User-generated Web video from amateurs is less alluring to online viewers and advertisers, according to a new report in “Businessweek.”
Online video sites that have long showcased amateur home video are scaling back their focus on user-generated clips, often in favor of professionally produced programming, the magazine reported.
“People would rather watch content that has production value than watch their neighbors in the garage,” said Matt Sanchez, co-founder and chief executive of VideoEgg, a company that provides Web video tools for online providers.
“Newsweek” noted that ManiaTV recently canceled its user-generated channels altogether because the 3000 user-generated channels didn’t pull in enough viewers. About 80 percent of visitors were watching the professionally produced content.
Hollywood TV and film writers and producers are eying the Internet. “For some people this is a different creative outlet,” Jeff Berman, MySpaceTV’s general manager, told “Businessweek.” “For others it is about having creative control. Others look at it as a new revenue stream.”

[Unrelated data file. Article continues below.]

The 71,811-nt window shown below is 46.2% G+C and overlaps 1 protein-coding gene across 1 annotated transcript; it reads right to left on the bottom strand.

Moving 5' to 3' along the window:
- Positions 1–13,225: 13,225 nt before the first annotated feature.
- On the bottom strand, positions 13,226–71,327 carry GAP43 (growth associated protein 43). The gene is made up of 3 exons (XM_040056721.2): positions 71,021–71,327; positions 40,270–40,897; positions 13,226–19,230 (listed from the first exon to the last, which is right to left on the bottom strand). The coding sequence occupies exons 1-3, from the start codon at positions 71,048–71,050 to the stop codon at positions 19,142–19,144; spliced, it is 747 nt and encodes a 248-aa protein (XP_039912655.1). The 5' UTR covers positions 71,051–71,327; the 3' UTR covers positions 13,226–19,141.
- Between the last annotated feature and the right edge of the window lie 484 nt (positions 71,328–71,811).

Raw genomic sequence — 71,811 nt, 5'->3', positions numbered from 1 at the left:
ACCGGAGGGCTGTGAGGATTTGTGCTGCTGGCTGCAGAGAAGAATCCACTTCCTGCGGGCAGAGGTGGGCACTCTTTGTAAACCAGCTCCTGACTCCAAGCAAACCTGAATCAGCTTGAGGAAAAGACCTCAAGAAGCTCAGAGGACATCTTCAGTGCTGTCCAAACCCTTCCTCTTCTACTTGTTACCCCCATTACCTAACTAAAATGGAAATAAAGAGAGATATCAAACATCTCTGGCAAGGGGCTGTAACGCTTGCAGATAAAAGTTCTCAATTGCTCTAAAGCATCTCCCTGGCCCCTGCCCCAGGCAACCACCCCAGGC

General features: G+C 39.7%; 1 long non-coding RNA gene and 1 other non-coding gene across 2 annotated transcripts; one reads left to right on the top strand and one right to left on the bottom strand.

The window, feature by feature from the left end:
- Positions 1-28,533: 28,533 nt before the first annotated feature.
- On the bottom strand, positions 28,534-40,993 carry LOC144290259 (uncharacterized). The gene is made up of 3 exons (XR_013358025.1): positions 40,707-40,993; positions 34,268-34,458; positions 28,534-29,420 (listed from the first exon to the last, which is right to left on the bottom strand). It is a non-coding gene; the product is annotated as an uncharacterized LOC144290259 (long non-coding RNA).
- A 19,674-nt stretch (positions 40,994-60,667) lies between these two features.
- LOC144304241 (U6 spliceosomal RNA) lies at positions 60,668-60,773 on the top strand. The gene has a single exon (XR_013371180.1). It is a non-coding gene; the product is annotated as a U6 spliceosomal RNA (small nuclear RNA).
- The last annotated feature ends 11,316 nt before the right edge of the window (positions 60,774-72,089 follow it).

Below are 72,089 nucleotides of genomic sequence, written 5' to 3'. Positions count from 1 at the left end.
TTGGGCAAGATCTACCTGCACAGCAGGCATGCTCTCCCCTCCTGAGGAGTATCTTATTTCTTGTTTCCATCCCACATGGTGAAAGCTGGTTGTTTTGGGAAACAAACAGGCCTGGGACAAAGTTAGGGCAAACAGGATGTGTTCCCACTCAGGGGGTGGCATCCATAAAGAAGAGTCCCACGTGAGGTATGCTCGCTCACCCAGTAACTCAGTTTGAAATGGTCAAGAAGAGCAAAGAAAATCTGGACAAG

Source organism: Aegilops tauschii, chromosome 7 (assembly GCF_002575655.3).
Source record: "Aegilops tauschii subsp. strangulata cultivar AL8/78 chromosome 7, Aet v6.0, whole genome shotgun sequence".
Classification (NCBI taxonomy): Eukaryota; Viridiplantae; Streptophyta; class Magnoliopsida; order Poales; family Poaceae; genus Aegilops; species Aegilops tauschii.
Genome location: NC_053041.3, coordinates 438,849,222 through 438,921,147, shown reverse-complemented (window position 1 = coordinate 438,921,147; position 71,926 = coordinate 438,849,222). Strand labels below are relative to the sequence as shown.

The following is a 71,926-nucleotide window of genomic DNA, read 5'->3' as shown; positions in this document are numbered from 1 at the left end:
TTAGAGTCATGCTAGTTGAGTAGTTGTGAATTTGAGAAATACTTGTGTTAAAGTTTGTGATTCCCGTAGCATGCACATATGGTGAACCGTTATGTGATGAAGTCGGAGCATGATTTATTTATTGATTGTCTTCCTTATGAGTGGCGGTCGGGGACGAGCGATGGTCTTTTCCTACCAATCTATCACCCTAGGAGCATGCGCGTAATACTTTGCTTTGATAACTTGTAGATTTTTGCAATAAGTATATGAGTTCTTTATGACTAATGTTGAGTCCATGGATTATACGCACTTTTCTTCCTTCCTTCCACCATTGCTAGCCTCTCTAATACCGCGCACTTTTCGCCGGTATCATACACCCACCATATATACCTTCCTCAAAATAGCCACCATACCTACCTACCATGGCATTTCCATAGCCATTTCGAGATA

Advertisers — slow to embrace amateur video — are also attracted to the new wave of professionally produced Web content. “Advertisers feel better aligned with the professional stuff, and that is driving a lot of these changes,” said Jarvin Coffin, CEO of Burst.
Advertisers, the report said, will pay $60-plus per 1000 views to incorporate their ads alongside professional video content. They’ll pay around $7 to associate with user-generated videos, depending on the piece.